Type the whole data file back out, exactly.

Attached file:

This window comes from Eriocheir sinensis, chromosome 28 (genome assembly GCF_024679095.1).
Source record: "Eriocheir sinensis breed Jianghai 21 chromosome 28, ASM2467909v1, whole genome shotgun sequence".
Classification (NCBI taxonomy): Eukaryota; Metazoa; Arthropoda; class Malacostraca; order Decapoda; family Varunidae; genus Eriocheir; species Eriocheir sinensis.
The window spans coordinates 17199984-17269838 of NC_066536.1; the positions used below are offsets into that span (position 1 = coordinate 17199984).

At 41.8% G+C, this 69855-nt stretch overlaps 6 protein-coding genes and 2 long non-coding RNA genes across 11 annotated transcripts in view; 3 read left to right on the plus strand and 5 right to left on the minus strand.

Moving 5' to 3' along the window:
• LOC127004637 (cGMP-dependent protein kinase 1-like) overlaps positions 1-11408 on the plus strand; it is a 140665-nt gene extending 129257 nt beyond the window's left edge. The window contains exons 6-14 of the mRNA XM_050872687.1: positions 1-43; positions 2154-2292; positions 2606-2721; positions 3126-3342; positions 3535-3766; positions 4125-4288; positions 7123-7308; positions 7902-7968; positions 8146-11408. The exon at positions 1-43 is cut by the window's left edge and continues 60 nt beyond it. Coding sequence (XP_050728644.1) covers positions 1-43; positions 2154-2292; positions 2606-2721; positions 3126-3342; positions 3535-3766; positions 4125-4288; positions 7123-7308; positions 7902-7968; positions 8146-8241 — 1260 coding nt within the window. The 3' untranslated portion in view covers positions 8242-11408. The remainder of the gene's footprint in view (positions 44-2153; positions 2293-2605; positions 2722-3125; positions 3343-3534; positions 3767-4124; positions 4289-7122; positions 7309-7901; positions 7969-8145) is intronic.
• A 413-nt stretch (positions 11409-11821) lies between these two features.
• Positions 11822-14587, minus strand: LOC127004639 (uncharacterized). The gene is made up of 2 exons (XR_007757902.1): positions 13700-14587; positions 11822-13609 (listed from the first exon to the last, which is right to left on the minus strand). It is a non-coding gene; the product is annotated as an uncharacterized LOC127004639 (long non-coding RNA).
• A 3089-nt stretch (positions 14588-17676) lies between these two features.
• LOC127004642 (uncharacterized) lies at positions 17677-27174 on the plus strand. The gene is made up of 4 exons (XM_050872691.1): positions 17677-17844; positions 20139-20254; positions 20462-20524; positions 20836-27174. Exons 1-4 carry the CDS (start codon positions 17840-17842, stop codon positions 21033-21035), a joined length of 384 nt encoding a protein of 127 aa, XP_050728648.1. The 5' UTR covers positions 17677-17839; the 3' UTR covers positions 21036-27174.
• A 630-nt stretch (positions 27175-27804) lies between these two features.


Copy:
This window comes from Eriocheir sinensis, chromosome 28 (genome assembly GCF_024679095.1).
Source record: "Eriocheir sinensis breed Jianghai 21 chromosome 28, ASM2467909v1, whole genome shotgun sequence".
Classification (NCBI taxonomy): Eukaryota; Metazoa; Arthropoda; class Malacostraca; order Decapoda; family Varunidae; genus Eriocheir; species Eriocheir sinensis.
The window spans coordinates 17199984-17269838 of NC_066536.1; the positions used below are offsets into that span (position 1 = coordinate 17199984).

At 41.8% G+C, this 69855-nt stretch overlaps 6 protein-coding genes and 2 long non-coding RNA genes across 11 annotated transcripts in view; 3 read left to right on the plus strand and 5 right to left on the minus strand.

Moving 5' to 3' along the window:
• LOC127004637 (cGMP-dependent protein kinase 1-like) overlaps positions 1-11408 on the plus strand; it is a 140665-nt gene extending 129257 nt beyond the window's left edge. The window contains exons 6-14 of the mRNA XM_050872687.1: positions 1-43; positions 2154-2292; positions 2606-2721; positions 3126-3342; positions 3535-3766; positions 4125-4288; positions 7123-7308; positions 7902-7968; positions 8146-11408. The exon at positions 1-43 is cut by the window's left edge and continues 60 nt beyond it. Coding sequence (XP_050728644.1) covers positions 1-43; positions 2154-2292; positions 2606-2721; positions 3126-3342; positions 3535-3766; positions 4125-4288; positions 7123-7308; positions 7902-7968; positions 8146-8241 — 1260 coding nt within the window. The 3' untranslated portion in view covers positions 8242-11408. The remainder of the gene's footprint in view (positions 44-2153; positions 2293-2605; positions 2722-3125; positions 3343-3534; positions 3767-4124; positions 4289-7122; positions 7309-7901; positions 7969-8145) is intronic.
• A 413-nt stretch (positions 11409-11821) lies between these two features.
• Positions 11822-14587, minus strand: LOC127004639 (uncharacterized). The gene is made up of 2 exons (XR_007757902.1): positions 13700-14587; positions 11822-13609 (listed from the first exon to the last, which is right to left on the minus strand). It is a non-coding gene; the product is annotated as an uncharacterized LOC127004639 (long non-coding RNA).
• A 3089-nt stretch (positions 14588-17676) lies between these two features.
• LOC127004642 (uncharacterized) lies at positions 17677-27174 on the plus strand. The gene is made up of 4 exons (XM_050872691.1): positions 17677-17844; positions 20139-20254; positions 20462-20524; positions 20836-27174. Exons 1-4 carry the CDS (start codon positions 17840-17842, stop codon positions 21033-21035), a joined length of 384 nt encoding a protein of 127 aa, XP_050728648.1. The 5' UTR covers positions 17677-17839; the 3' UTR covers positions 21036-27174.
• A 630-nt stretch (positions 27175-27804) lies between these two features.